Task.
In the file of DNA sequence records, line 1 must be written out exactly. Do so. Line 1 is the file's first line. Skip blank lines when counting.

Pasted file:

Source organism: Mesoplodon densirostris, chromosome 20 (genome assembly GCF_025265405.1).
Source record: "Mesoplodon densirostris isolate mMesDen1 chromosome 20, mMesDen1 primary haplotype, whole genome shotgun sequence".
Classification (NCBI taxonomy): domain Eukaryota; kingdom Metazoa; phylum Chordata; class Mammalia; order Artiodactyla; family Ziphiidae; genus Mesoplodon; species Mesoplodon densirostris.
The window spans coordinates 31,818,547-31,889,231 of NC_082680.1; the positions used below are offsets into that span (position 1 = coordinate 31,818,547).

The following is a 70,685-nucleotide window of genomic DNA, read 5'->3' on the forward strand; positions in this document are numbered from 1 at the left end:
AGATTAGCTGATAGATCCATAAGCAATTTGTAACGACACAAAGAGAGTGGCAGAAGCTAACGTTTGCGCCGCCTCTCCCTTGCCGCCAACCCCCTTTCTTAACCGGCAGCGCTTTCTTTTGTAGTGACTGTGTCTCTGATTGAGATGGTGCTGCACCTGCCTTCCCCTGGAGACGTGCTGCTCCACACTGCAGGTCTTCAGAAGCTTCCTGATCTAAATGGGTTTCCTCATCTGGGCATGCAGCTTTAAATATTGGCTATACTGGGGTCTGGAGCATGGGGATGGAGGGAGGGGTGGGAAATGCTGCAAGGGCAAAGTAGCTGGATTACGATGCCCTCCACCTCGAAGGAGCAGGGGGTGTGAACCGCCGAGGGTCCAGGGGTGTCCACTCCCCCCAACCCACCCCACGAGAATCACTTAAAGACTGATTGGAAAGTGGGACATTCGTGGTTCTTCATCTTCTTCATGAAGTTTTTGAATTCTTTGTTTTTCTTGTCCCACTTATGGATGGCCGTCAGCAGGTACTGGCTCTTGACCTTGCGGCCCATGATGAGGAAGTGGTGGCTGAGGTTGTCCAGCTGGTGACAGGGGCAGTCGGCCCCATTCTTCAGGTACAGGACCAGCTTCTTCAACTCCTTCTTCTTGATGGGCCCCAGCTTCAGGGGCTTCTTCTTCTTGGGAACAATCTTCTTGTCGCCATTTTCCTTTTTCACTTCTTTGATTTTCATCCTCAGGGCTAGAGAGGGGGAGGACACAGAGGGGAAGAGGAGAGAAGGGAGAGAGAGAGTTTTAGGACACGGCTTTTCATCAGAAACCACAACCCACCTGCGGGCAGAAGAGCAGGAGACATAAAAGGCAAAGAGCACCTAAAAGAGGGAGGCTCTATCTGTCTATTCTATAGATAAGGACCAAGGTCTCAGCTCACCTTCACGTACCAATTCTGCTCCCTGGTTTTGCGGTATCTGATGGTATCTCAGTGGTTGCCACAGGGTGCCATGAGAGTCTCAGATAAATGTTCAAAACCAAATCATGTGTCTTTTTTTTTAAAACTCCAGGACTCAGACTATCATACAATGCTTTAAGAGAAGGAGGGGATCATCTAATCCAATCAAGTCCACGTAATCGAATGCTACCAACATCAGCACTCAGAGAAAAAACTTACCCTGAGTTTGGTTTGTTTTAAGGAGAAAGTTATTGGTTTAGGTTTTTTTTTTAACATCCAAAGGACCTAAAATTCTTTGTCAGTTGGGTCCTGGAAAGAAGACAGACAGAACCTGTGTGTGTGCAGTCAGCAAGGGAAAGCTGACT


Source organism: Mesoplodon densirostris, chromosome 20 (genome assembly GCF_025265405.1).